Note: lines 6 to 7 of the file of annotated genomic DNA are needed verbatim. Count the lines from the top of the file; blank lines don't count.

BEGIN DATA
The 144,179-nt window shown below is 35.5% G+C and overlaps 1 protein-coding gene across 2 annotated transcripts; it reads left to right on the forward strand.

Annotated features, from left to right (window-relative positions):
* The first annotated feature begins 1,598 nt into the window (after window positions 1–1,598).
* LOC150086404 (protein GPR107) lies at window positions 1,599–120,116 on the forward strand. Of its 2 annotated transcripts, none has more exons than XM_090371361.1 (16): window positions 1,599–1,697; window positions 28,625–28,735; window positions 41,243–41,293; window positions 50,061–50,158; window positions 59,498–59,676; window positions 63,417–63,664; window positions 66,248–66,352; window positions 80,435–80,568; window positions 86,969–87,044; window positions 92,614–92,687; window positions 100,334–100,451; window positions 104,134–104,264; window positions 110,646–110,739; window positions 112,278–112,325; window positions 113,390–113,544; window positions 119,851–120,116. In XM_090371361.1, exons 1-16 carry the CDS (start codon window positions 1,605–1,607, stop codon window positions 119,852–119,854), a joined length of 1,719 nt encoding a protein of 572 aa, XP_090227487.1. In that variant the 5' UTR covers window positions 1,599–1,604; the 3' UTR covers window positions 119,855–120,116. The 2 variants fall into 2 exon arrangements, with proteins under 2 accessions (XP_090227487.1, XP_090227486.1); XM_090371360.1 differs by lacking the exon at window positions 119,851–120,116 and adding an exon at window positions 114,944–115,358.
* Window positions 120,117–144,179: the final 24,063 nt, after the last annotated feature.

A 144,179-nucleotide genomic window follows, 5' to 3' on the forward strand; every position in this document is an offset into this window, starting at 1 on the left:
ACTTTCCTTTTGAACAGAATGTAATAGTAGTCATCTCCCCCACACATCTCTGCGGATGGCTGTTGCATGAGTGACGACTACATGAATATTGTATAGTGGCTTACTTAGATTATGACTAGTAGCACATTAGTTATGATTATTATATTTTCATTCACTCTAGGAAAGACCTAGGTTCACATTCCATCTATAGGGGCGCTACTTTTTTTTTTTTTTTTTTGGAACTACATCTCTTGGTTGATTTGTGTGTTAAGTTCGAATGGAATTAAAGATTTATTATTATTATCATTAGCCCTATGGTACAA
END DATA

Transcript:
A 144,179-nucleotide genomic window follows, 5' to 3' on the forward strand; every position in this document is an offset into this window, starting at 1 on the left:
ACTTTCCTTTTGAACAGAATGTAATAGTAGTCATCTCCCCCACACATCTCTGCGGATGGCTGTTGCATGAGTGACGACTACATGAATATTGTATAGTGGCTTACTTAGATTATGACTAGTAGCACATTAGTTATGATTATTATATTTTCATTCACTCTAGGAAAGACCTAGGTTCACATTCCATCTATAGGGGCGCTACTTTTTTTTTTTTTTTTTTGGAACTACATCTCTTGGTTGATTTGTGTGTTAAGTTCGAATGGAATTAAAGATTTATTATTATTATCATTAGCCCTATGGTACAA